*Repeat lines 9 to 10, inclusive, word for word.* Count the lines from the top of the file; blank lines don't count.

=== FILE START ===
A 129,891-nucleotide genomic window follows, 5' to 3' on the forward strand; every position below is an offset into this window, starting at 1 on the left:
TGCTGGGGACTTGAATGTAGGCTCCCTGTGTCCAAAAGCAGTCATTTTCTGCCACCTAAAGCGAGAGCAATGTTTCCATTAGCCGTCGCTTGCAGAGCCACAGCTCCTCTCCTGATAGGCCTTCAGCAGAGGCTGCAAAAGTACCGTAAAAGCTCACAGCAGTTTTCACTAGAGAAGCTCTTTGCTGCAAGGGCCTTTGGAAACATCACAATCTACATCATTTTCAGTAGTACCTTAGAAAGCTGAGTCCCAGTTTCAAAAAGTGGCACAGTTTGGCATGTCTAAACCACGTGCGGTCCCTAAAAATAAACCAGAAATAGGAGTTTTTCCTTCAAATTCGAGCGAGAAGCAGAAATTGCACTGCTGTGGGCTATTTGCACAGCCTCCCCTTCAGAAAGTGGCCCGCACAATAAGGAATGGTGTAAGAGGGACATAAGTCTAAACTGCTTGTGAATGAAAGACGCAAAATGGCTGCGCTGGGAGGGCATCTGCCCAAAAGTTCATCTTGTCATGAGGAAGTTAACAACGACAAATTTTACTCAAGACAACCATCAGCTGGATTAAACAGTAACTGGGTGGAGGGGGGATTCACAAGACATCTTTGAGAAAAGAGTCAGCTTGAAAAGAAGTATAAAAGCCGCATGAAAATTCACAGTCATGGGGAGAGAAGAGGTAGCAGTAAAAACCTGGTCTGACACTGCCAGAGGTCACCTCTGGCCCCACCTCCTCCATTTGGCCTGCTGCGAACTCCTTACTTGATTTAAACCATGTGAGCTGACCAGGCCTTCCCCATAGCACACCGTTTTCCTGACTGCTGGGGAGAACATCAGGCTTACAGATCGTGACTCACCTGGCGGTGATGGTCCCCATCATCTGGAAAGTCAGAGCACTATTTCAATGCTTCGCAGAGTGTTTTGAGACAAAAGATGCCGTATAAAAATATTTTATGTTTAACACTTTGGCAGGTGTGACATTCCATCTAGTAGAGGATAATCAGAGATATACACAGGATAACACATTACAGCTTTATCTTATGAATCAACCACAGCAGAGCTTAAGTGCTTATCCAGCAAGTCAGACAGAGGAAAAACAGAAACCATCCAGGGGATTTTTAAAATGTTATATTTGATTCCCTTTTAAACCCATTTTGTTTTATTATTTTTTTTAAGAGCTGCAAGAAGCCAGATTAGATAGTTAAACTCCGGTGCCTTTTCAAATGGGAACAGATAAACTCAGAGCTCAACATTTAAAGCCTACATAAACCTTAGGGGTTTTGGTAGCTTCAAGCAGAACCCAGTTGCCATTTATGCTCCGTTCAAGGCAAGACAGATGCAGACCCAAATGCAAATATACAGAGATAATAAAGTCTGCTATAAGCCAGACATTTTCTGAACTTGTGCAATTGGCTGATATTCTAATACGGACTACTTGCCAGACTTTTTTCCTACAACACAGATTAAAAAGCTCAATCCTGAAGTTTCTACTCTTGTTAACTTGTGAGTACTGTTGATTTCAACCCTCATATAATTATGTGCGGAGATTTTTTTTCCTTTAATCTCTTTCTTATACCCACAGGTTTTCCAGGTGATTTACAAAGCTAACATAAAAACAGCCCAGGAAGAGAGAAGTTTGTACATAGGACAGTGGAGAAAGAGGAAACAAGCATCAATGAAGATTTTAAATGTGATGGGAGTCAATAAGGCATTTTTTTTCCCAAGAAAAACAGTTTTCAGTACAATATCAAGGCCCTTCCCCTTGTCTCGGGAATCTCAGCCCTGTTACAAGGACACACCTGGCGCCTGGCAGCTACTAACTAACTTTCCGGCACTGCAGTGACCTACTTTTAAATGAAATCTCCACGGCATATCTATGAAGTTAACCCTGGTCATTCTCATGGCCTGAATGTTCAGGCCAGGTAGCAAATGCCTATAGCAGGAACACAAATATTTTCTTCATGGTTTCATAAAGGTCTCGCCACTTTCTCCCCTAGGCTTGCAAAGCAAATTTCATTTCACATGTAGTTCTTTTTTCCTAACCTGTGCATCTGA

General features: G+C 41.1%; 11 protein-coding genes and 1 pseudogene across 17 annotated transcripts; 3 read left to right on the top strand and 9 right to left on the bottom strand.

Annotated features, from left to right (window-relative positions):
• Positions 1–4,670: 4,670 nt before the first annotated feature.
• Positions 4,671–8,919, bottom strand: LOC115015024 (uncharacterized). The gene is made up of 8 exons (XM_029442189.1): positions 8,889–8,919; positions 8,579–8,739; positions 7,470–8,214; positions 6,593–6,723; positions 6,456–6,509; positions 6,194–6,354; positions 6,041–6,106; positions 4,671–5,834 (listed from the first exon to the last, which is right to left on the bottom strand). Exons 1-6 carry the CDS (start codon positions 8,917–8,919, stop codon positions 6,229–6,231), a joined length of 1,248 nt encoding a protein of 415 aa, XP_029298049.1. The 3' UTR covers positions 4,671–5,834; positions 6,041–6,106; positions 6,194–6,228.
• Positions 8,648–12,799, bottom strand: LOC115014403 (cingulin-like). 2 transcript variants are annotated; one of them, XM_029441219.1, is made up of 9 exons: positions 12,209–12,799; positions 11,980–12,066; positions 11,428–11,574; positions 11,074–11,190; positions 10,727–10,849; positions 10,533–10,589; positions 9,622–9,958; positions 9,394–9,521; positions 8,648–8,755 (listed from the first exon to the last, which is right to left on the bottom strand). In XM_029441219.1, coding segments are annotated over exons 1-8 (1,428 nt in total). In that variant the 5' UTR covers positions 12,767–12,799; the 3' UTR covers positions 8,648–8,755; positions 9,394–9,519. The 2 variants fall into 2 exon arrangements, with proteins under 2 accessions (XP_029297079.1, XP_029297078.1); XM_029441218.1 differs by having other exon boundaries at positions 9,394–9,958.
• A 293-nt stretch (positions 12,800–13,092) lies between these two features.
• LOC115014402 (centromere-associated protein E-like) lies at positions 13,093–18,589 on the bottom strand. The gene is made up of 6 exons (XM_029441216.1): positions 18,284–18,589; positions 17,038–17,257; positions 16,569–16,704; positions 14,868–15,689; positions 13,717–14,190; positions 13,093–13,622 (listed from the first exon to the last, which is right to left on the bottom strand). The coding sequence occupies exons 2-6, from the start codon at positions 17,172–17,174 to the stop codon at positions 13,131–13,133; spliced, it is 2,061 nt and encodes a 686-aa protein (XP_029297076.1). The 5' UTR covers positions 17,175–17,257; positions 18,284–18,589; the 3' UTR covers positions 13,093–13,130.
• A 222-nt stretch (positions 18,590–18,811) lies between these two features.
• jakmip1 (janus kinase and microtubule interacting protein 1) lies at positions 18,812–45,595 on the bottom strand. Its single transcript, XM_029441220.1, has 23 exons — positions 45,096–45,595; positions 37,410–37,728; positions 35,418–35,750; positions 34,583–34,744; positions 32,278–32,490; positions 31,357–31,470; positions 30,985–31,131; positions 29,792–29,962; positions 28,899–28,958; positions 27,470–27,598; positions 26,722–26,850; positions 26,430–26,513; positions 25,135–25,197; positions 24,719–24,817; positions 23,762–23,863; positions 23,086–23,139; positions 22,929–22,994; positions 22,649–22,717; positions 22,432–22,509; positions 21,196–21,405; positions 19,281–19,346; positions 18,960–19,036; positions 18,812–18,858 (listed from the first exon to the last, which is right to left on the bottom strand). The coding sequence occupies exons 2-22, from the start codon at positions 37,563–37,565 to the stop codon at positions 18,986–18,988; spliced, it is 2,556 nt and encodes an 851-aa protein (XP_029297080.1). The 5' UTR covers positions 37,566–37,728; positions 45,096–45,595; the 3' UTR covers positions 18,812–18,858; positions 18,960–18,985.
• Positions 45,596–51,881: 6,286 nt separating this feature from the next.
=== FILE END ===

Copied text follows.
• LOC115014402 (centromere-associated protein E-like) lies at positions 13,093–18,589 on the bottom strand. The gene is made up of 6 exons (XM_029441216.1): positions 18,284–18,589; positions 17,038–17,257; positions 16,569–16,704; positions 14,868–15,689; positions 13,717–14,190; positions 13,093–13,622 (listed from the first exon to the last, which is right to left on the bottom strand). The coding sequence occupies exons 2-6, from the start codon at positions 17,172–17,174 to the stop codon at positions 13,131–13,133; spliced, it is 2,061 nt and encodes a 686-aa protein (XP_029297076.1). The 5' UTR covers positions 17,175–17,257; positions 18,284–18,589; the 3' UTR covers positions 13,093–13,130.
• A 222-nt stretch (positions 18,590–18,811) lies between these two features.